A: My own classes are 44 minutes long, but, oh, what I could do with just five more minutes! I’ve come to realize that being an effective dance educator means being an efficient one. One way to do this is to have your demonstrations, along with your lectures, prerecorded—that way, you know exactly how long they are. If you do most of your projection from your computer, you can create a screen-capture video of what is being displayed on your monitor while you lecture. This will also allow you to put your lessons online. (For those interested in utilizing the flipped classroom, see March DT or dance-teacher.com—this is a great tool.)
So, how do you make a screen-capture video? If you have a Mac, you can do it with QuickTime, which is automatically loaded on your computer. Within QuickTime, just click on the File menu and choose screen recording. You can select with or without audio. For Windows users, Microsoft has a Screen Recorder utility that you can download. It, too, is easy to use. There are plenty of free third-party software options if you would like a little more functionality. Screencast-O-Matic is a great one for both PC and Mac users. The free version allows you up to 15 minutes of recording, and you can save your video in numerous formats, including as an FLV—which SMART Board users can embed in their Notebook pages. What I like best about Screencast-O-Matic is that it lets you frame just the part of the screen you need. Note that if you use Notebook with your SMART Board, it, too, has similar screen capture capability, but it is only for use in the software.
Barry Blumenfeld teaches at the Friends Seminary in New York City. He is an adjunct professor at New York University and on faculty of the Dance Education Laboratory of the 92nd Street Y.
Starting this Saturday, the Children's Museum of Manhattan on the Upper West Side will have an interactive dance exhibit called "Let's Dance!" Basically every facet of dance is featured in the exhibit: kids can explore lighting design with a special child-friendly lighting box; choreograph with the use of props, signs and costumes; create accompaniment with percussion instruments; manipulate posable figures; see incredible dance photography and video; and, best of all, interact with the dance portal, where they can watch, learn and interact with professional and student dance companies like Alvin Ailey American Dance Theater, Dancing Classrooms, Mark Morris Dance Group and Martha Graham Dance Company. Whew. That's a LOT of great stuff.
Kathleen Kelbe, Pembroke School of Performing Arts | Pembroke, MA
Total budget: $100,000
Project timeline: 3 months (ongoing)
Kelbe expanded from 1,600 to 6,000 square feet. She used Rosco's SubFloor and Adagio vinyl and broke her extensive renovation into three phases.
Ellen Marshall, Off Broadway Dance Center | Fulton, NY
Total budget: $60,000
Project timeline: 3 months
Marshall renovated a Methodist church into a 4,000-square-foot studio, with Stagestep Flooring Solutions' marbleized gray Timestep in her two studios.
Diana Griffin, Fusion Dance Company | Palm Harbor, FL
Total budget: $40,000
Project timeline: 45 days
From restaurant to studio! The checkerboard ceilings were a restaurant leftover that Griffin decided to keep. Her O'Mara sprung floors were self-installed in her 7,000-square-foot space.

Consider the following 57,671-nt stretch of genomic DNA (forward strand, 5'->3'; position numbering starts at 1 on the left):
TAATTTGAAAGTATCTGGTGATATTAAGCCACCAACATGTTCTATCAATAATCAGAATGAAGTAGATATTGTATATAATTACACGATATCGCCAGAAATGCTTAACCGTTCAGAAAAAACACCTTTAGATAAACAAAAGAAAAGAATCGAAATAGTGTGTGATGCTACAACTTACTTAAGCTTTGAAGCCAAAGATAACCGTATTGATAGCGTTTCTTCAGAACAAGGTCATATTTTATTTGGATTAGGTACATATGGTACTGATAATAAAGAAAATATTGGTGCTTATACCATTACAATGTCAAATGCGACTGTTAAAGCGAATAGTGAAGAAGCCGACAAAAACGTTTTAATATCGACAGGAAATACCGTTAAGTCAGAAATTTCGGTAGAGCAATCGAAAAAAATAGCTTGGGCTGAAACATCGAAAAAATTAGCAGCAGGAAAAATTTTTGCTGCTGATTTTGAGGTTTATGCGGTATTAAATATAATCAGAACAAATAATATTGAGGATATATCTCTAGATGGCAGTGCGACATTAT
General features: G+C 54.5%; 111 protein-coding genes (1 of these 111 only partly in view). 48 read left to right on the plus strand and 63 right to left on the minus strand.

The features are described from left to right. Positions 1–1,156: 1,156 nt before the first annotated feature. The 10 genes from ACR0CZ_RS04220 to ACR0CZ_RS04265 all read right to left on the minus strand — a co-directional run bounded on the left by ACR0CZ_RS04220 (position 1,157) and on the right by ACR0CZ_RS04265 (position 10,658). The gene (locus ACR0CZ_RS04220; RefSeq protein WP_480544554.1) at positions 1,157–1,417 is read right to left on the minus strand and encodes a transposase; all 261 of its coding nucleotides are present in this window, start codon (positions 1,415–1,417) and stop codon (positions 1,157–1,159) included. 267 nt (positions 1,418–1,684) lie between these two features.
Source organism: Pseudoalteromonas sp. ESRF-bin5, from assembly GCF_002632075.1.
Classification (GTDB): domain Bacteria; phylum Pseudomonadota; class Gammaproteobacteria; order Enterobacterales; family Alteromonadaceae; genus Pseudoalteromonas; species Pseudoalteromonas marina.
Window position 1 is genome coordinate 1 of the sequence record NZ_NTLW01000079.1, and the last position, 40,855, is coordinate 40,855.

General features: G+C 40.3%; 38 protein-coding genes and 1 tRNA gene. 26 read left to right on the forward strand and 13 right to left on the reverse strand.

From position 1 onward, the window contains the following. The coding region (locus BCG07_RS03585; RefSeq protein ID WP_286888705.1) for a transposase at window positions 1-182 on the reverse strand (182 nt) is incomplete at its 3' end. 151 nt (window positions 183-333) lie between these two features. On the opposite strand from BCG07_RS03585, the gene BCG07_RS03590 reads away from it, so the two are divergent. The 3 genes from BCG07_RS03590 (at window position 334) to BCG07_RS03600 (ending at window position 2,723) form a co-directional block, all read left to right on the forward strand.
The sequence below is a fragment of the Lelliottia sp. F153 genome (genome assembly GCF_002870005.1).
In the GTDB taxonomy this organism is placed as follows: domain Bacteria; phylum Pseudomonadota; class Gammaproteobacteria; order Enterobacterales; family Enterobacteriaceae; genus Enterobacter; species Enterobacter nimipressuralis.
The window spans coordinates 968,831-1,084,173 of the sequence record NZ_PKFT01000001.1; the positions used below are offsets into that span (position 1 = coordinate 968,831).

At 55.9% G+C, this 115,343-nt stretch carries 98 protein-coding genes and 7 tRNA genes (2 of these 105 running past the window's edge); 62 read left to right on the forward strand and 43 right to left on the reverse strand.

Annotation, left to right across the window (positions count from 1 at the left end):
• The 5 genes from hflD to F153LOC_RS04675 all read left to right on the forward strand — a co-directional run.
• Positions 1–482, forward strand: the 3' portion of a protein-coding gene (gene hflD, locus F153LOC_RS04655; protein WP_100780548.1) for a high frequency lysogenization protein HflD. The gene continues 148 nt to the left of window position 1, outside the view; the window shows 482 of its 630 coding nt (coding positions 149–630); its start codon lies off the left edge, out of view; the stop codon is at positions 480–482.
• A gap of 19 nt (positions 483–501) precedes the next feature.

Barclay Gibbs, Dance Conservatory of Maryland | Bel Air, MD
Total budget: $10,000
Project timeline: 2 days
Gibbs chose Gerstung Floor Systems' AirBase 600 for her 2,000-square-foot studio. This semi-permanent flooring will travel with her, should she change locations in the future.
Nigel Burgoine, Ballet Theatre of Toledo | Toledo, OH
Total budget: $4,000
Project timeline: 1 day
In her work as director of physical therapy for New York City Ballet, Marika Molnar relies on tools like bands, balls and Pilates equipment to rehabilitate and strengthen dancers. She says there's a place for such tools in daily dance classes, as well. Resistance and stability tools can help students develop strength and even break bad habits. "Say someone is compensating because of a weakness or restriction—that's what they're always going to do," she says, even after a teacher corrects them repeatedly. "If you give them something that makes things a little unfamiliar, their brain has to participate more. It becomes not only a physical exercise but a cognitive one." The dancer learns in a new way, and improves.
Molnar has collaborated with Pilates expert Joan Breibart and PTs at Westside Dance Physical Therapy to create a series of tools and exercises with dancers' training and recovery needs in mind. Here, she shares three of her favorites.
Christy Wolverton had a student who often either missed class or seemed to be sick. "When you're in our pre-professional company, attendance is huge," says Wolverton, owner and director of Dance Industry Performing Arts Center in Plano, Texas. She tried to be patient with the dancer and communicate with her parents to get a better idea of what was going on at home. "When she was diagnosed with a serious illness," she says, "we were relieved that we didn't come down on her for something that wasn't her fault."
Laura Glenn can still remember the excitement she felt watching the Limón Dance Company perform at Central Park in the summer of 1962. "I turned to the person next to me and whispered, 'He's going to be my teacher!'" she says. Two weeks later, she started as a Juilliard freshman, where she indeed studied under the legendary José Limón before joining his company in her second year.